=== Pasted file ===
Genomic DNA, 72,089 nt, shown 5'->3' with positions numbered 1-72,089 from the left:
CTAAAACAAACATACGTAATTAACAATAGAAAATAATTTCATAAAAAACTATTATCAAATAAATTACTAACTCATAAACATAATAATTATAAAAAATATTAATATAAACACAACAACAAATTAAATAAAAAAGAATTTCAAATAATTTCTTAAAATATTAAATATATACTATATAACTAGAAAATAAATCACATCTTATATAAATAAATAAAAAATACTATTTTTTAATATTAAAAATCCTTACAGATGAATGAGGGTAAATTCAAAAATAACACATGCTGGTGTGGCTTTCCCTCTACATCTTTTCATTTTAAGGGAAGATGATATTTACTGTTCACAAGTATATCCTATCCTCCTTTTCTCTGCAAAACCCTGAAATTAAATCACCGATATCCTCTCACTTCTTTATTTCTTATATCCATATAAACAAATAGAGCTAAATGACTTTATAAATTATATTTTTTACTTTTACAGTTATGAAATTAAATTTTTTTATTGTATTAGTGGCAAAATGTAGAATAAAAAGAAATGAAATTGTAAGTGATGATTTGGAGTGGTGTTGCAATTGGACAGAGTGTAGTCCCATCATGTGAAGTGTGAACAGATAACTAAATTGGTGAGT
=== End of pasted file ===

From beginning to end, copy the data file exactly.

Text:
Genomic DNA, 72,089 nt, shown 5'->3' with positions numbered 1-72,089 from the left:
CTAAAACAAACATACGTAATTAACAATAGAAAATAATTTCATAAAAAACTATTATCAAATAAATTACTAACTCATAAACATAATAATTATAAAAAATATTAATATAAACACAACAACAAATTAAATAAAAAAGAATTTCAAATAATTTCTTAAAATATTAAATATATACTATATAACTAGAAAATAAATCACATCTTATATAAATAAATAAAAAATACTATTTTTTAATATTAAAAATCCTTACAGATGAATGAGGGTAAATTCAAAAATAACACATGCTGGTGTGGCTTTCCCTCTACATCTTTTCATTTTAAGGGAAGATGATATTTACTGTTCACAAGTATATCCTATCCTCCTTTTCTCTGCAAAACCCTGAAATTAAATCACCGATATCCTCTCACTTCTTTATTTCTTATATCCATATAAACAAATAGAGCTAAATGACTTTATAAATTATATTTTTTACTTTTACAGTTATGAAATTAAATTTTTTTATTGTATTAGTGGCAAAATGTAGAATAAAAAGAAATGAAATTGTAAGTGATGATTTGGAGTGGTGTTGCAATTGGACAGAGTGTAGTCCCATCATGTGAAGTGTGAACAGATAACTAAATTGGTGAGT